There are two references which have been published since his death. One book is The Pottery of Charles F. Decker: a life well made, (Jonesborough/Washington County History Museum and Historic Jonesborough Visitors Center, 2004). The second is Early Potters and Potteries of Delaware, Historical and Commercial Perspectives 1760-1890, by James R. Koterski, Cedar Tree Books, Ltd., Wilmington Delaware 2005. Since the Introduction essay was written in 1999, Mr. Koterski has added immeasurably to the editor’s body of knowledge on the Deckers through personal communications.

It is hoped that the following essays will serve to remind people that it was Beverly Burbage who, by way of the 1971 and 1972 exhibits and the 1971 Tennessee Conservationist articles, was the first to draw our attention to the Decker Pottery history, the Decker family, and the wares they produced.

Carole C. Wahler
August 2009


 
Charles Decker, Sr.’s wheel as seen c 1970. Burbage5.

Charles Decker, Sr.’s wheel as seen c 1970. Burbage5.

The Decker face jug which was in Paul Fink’s collection. It is now in the Tennessee State Museum. Burbage7.

The Decker face jug which was in Paul Fink’s collection. It is now in the Tennessee State Museum. Burbage7.

 
Harry Decker, a grandson of Charles, Sr. with his favorite piece of Decker pottery, the decorated pig bank. It is believed to have been made while Decker was still in Philadelphia. Seen in the Tennessee Conservationist. Burbage6.

Harry Decker, a grandson of Charles, Sr. with his favorite piece of Decker pottery, the decorated pig bank. It is believed to have been made while Decker was still in Philadelphia. Seen in the Tennessee Conservationist. Burbage6.

More pottery from the Decker sheds c 1970. Burbage11.

More pottery from the Decker sheds c 1970. Burbage11.

Utilitarian wares found in sheds on the Decker property. Many had incised decorations or inscriptions c 1970. Burbage8.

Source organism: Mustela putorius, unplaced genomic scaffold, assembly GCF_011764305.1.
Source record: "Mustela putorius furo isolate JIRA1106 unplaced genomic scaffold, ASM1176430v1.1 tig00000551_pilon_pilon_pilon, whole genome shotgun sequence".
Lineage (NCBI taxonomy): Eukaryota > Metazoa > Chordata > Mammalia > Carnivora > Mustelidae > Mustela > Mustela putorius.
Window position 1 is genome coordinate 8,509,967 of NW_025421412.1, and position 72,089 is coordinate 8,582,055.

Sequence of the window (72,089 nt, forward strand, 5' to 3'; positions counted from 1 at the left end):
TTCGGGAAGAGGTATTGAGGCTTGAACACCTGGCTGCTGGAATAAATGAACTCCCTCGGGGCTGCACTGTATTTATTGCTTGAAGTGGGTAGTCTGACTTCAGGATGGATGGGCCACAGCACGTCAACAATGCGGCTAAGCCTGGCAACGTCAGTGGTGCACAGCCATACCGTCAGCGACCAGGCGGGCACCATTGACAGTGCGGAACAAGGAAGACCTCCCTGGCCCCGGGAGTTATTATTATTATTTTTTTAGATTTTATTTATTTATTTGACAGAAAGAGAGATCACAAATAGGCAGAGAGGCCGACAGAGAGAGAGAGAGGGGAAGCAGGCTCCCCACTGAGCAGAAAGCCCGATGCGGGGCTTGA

Utilitarian wares found in sheds on the Decker property. Many had incised decorations or inscriptions c 1970. Burbage8.


 
Mary Decker, a great, great granddaughter of Charles Sr. holding a utilitarian jug behind a pyramid of Decker jars c 1970. Seen in the Tennessee Conservationist. Burbage9.

Mary Decker, a great, great granddaughter of Charles Sr. holding a utilitarian jug behind a pyramid of Decker jars c 1970. Seen in the Tennessee Conservationist. Burbage9.

 
Pottery gathered from various locations on the Decker property c 1970. Burbage10.

Pottery gathered from various locations on the Decker property c 1970. Burbage10.

Family owned cobalt decorated crock c 1970. Burbage13.

Family owned cobalt decorated crock c 1970. Burbage13.

Family owned cobalt decorated jar c 1970. Burbage14.

Family owned cobalt decorated jar c 1970. Burbage14.

 
Mrs. Sarah Decker is seen standing in front of the old Decker home. The 1884 yard ornament is minus its top, which was reportedly broken by a grandson. Burbage12.

Mrs. Sarah Decker is seen standing in front of the old Decker home. The 1884 yard ornament is minus its top, which was reportedly broken by a grandson. Burbage12.

A lidded sugar jar. ai10.

A lidded sugar jar. ai10.

 
Handle view of lidded sugar jar. ai10a.

Handle view of lidded sugar jar. ai10a.

 
Two of the original seven Decker Pottery buildings left standing c 1970. Seen in the Tennessee Conservationist. Burbage15.

Two of the original seven Decker Pottery buildings left standing c 1970. Seen in the Tennessee Conservationist. Burbage15.

 
Side view of A Present pitcher. ai14.

Side view of A Present pitcher. ai14.

Beverly Burbage c.1980. ai7.

Beverly Burbage c.1980. ai7.

Churn detail. ai3a.

Editor’s note: only a small number of photographs accompanied the essays. An effort will be made to obtain the missing images for this site. For the present, poor quality images were deemed better than no images. An na indicates that no image was available. An si indicates that it is a substituted image. If the source of the substituted image was Beverly Burbage a BB will be affixed. An ai indicates that it is an added image. If the original source of an added image was Beverly Burbage then Burbage will be added to the image caption.

Copyright 2009-2017, Carole Wahler